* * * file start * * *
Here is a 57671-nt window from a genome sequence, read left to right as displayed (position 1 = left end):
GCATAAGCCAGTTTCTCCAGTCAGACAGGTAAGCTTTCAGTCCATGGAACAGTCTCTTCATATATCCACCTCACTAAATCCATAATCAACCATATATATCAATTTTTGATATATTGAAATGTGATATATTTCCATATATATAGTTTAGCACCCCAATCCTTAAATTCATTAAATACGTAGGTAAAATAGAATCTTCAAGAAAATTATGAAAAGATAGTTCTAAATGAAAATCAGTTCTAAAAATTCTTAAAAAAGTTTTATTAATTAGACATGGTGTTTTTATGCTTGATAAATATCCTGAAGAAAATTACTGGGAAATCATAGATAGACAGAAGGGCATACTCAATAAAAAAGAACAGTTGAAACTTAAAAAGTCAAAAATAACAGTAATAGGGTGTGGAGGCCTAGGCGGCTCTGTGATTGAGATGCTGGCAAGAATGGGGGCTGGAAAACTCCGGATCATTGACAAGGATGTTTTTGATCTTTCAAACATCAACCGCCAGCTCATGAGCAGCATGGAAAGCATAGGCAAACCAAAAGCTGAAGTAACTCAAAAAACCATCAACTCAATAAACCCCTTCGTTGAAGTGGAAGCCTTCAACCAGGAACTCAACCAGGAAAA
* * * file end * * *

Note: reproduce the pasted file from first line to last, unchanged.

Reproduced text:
Here is a 57671-nt window from a genome sequence, read left to right as displayed (position 1 = left end):
GCATAAGCCAGTTTCTCCAGTCAGACAGGTAAGCTTTCAGTCCATGGAACAGTCTCTTCATATATCCACCTCACTAAATCCATAATCAACCATATATATCAATTTTTGATATATTGAAATGTGATATATTTCCATATATATAGTTTAGCACCCCAATCCTTAAATTCATTAAATACGTAGGTAAAATAGAATCTTCAAGAAAATTATGAAAAGATAGTTCTAAATGAAAATCAGTTCTAAAAATTCTTAAAAAAGTTTTATTAATTAGACATGGTGTTTTTATGCTTGATAAATATCCTGAAGAAAATTACTGGGAAATCATAGATAGACAGAAGGGCATACTCAATAAAAAAGAACAGTTGAAACTTAAAAAGTCAAAAATAACAGTAATAGGGTGTGGAGGCCTAGGCGGCTCTGTGATTGAGATGCTGGCAAGAATGGGGGCTGGAAAACTCCGGATCATTGACAAGGATGTTTTTGATCTTTCAAACATCAACCGCCAGCTCATGAGCAGCATGGAAAGCATAGGCAAACCAAAAGCTGAAGTAACTCAAAAAACCATCAACTCAATAAACCCCTTCGTTGAAGTGGAAGCCTTCAACCAGGAACTCAACCAGGAAAA